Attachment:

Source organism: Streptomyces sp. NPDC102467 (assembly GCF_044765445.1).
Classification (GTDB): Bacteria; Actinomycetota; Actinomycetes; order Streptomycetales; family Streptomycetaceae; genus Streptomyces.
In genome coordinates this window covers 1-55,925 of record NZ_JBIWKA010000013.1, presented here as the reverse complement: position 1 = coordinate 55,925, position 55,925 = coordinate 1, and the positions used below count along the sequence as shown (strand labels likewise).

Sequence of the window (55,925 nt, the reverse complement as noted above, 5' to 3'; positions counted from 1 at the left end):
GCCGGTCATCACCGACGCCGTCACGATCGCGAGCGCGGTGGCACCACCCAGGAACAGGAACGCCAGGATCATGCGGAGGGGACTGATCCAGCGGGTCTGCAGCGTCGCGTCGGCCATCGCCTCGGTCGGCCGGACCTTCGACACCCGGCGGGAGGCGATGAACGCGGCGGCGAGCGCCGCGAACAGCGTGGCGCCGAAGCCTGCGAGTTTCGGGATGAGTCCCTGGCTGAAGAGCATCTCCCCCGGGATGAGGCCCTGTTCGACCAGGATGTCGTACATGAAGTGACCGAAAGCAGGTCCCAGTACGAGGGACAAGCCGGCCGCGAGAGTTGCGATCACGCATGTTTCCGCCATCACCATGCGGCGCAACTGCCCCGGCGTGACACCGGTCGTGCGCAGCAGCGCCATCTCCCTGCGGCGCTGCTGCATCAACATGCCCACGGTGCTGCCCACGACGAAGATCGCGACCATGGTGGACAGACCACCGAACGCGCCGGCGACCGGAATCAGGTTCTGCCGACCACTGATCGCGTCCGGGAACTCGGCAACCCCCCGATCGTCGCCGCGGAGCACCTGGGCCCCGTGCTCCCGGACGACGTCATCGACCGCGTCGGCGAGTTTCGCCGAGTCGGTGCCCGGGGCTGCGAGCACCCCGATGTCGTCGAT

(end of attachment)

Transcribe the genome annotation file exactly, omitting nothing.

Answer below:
Source organism: Streptomyces sp. NPDC102467 (assembly GCF_044765445.1).
Classification (GTDB): Bacteria; Actinomycetota; Actinomycetes; order Streptomycetales; family Streptomycetaceae; genus Streptomyces.
In genome coordinates this window covers 1-55,925 of record NZ_JBIWKA010000013.1, presented here as the reverse complement: position 1 = coordinate 55,925, position 55,925 = coordinate 1, and the positions used below count along the sequence as shown (strand labels likewise).

Sequence of the window (55,925 nt, the reverse complement as noted above, 5' to 3'; positions counted from 1 at the left end):
GCCGGTCATCACCGACGCCGTCACGATCGCGAGCGCGGTGGCACCACCCAGGAACAGGAACGCCAGGATCATGCGGAGGGGACTGATCCAGCGGGTCTGCAGCGTCGCGTCGGCCATCGCCTCGGTCGGCCGGACCTTCGACACCCGGCGGGAGGCGATGAACGCGGCGGCGAGCGCCGCGAACAGCGTGGCGCCGAAGCCTGCGAGTTTCGGGATGAGTCCCTGGCTGAAGAGCATCTCCCCCGGGATGAGGCCCTGTTCGACCAGGATGTCGTACATGAAGTGACCGAAAGCAGGTCCCAGTACGAGGGACAAGCCGGCCGCGAGAGTTGCGATCACGCATGTTTCCGCCATCACCATGCGGCGCAACTGCCCCGGCGTGACACCGGTCGTGCGCAGCAGCGCCATCTCCCTGCGGCGCTGCTGCATCAACATGCCCACGGTGCTGCCCACGACGAAGATCGCGACCATGGTGGACAGACCACCGAACGCGCCGGCGACCGGAATCAGGTTCTGCCGACCACTGATCGCGTCCGGGAACTCGGCAACCCCCCGATCGTCGCCGCGGAGCACCTGGGCCCCGTGCTCCCGGACGACGTCATCGACCGCGTCGGCGAGTTTCGCCGAGTCGGTGCCCGGGGCTGCGAGCACCCCGATGTCGTCGAT